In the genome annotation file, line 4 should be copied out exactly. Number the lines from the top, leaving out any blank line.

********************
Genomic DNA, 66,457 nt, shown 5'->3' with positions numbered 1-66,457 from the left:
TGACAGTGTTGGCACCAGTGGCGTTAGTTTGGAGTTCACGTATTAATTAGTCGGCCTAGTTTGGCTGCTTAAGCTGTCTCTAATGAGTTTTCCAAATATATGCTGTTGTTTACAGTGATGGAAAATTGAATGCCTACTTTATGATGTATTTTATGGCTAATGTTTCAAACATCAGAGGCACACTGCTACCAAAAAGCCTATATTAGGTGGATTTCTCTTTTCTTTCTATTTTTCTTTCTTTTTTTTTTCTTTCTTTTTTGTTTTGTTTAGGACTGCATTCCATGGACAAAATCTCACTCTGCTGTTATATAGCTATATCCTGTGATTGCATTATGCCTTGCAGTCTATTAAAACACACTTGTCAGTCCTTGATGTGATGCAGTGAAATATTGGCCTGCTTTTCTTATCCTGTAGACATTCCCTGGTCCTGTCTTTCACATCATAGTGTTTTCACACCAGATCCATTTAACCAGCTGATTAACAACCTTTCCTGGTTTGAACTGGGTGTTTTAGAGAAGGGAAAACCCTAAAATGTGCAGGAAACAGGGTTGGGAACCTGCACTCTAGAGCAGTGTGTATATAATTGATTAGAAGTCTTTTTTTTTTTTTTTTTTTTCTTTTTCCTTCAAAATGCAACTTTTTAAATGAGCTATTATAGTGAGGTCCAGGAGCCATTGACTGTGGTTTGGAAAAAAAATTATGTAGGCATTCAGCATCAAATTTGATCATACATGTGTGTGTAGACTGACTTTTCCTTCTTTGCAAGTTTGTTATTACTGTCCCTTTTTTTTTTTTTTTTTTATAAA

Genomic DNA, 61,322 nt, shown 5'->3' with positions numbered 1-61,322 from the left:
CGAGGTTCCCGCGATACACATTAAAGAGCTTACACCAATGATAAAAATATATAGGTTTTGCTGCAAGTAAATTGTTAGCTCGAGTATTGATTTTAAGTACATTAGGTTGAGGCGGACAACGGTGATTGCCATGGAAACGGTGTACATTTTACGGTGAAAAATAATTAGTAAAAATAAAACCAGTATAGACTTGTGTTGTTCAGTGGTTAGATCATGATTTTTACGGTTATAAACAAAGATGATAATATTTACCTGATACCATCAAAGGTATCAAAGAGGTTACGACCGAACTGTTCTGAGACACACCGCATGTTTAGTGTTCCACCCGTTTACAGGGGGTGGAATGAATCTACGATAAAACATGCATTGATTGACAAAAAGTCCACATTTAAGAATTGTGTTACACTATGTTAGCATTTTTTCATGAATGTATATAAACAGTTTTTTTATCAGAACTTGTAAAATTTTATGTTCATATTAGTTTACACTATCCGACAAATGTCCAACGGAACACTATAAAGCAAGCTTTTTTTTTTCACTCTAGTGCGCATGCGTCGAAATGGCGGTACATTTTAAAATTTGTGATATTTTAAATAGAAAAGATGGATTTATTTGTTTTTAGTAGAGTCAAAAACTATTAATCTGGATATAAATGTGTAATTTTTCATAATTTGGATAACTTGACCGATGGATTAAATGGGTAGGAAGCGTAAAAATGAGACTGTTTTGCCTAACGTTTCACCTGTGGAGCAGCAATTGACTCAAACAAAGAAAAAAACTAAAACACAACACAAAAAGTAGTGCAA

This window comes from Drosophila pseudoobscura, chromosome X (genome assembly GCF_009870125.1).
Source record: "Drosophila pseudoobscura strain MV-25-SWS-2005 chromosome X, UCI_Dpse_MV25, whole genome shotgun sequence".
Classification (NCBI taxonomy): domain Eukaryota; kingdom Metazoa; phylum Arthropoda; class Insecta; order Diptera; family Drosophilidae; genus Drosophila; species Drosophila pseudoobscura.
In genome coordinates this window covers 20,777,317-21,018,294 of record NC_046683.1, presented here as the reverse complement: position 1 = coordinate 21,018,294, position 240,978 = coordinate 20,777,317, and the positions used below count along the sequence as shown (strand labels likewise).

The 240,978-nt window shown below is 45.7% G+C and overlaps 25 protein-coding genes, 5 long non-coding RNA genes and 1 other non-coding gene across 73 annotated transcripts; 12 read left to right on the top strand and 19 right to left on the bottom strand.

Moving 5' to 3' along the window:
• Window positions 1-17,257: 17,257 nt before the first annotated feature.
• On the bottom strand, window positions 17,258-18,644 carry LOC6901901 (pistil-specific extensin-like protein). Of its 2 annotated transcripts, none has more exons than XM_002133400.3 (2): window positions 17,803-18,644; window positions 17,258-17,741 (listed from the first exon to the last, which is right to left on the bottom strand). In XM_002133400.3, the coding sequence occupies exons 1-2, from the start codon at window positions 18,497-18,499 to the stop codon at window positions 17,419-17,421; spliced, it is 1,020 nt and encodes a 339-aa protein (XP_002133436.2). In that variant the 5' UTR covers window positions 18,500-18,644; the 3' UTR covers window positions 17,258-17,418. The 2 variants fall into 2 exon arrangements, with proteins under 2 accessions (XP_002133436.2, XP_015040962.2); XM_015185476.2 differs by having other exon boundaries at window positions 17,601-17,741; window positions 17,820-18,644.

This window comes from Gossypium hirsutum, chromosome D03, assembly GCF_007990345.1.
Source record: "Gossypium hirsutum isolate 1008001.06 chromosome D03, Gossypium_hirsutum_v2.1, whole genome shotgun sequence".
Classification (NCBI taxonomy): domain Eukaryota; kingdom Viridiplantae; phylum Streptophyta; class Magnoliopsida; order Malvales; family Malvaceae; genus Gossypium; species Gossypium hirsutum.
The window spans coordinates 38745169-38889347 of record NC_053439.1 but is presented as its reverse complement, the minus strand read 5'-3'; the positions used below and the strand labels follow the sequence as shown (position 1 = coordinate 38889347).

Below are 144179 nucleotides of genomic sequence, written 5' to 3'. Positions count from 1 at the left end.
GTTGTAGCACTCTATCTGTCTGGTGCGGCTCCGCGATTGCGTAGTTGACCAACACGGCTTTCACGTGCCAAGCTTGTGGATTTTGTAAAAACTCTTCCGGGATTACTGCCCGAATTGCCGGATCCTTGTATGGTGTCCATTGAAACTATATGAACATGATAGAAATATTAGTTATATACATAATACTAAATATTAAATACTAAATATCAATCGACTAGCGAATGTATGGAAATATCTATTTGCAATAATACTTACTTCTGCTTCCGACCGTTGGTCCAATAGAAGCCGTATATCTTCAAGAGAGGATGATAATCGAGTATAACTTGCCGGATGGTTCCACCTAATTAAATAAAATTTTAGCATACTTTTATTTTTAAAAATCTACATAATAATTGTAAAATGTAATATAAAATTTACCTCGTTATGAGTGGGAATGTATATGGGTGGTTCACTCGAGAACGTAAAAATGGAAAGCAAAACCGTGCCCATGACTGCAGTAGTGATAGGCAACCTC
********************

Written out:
CGAGGTTCCCGCGATACACATTAAAGAGCTTACACCAATGATAAAAATATATAGGTTTTGCTGCAAGTAAATTGTTAGCTCGAGTATTGATTTTAAGTACATTAGGTTGAGGCGGACAACGGTGATTGCCATGGAAACGGTGTACATTTTACGGTGAAAAATAATTAGTAAAAATAAAACCAGTATAGACTTGTGTTGTTCAGTGGTTAGATCATGATTTTTACGGTTATAAACAAAGATGATAATATTTACCTGATACCATCAAAGGTATCAAAGAGGTTACGACCGAACTGTTCTGAGACACACCGCATGTTTAGTGTTCCACCCGTTTACAGGGGGTGGAATGAATCTACGATAAAACATGCATTGATTGACAAAAAGTCCACATTTAAGAATTGTGTTACACTATGTTAGCATTTTTTCATGAATGTATATAAACAGTTTTTTTATCAGAACTTGTAAAATTTTATGTTCATATTAGTTTACACTATCCGACAAATGTCCAACGGAACACTATAAAGCAAGCTTTTTTTTTTCACTCTAGTGCGCATGCGTCGAAATGGCGGTACATTTTAAAATTTGTGATATTTTAAATAGAAAAGATGGATTTATTTGTTTTTAGTAGAGTCAAAAACTATTAATCTGGATATAAATGTGTAATTTTTCATAATTTGGATAACTTGACCGATGGATTAAATGGGTAGGAAGCGTAAAAATGAGACTGTTTTGCCTAACGTTTCACCTGTGGAGCAGCAATTGACTCAAACAAAGAAAAAAACTAAAACACAACACAAAAAGTAGTGCAA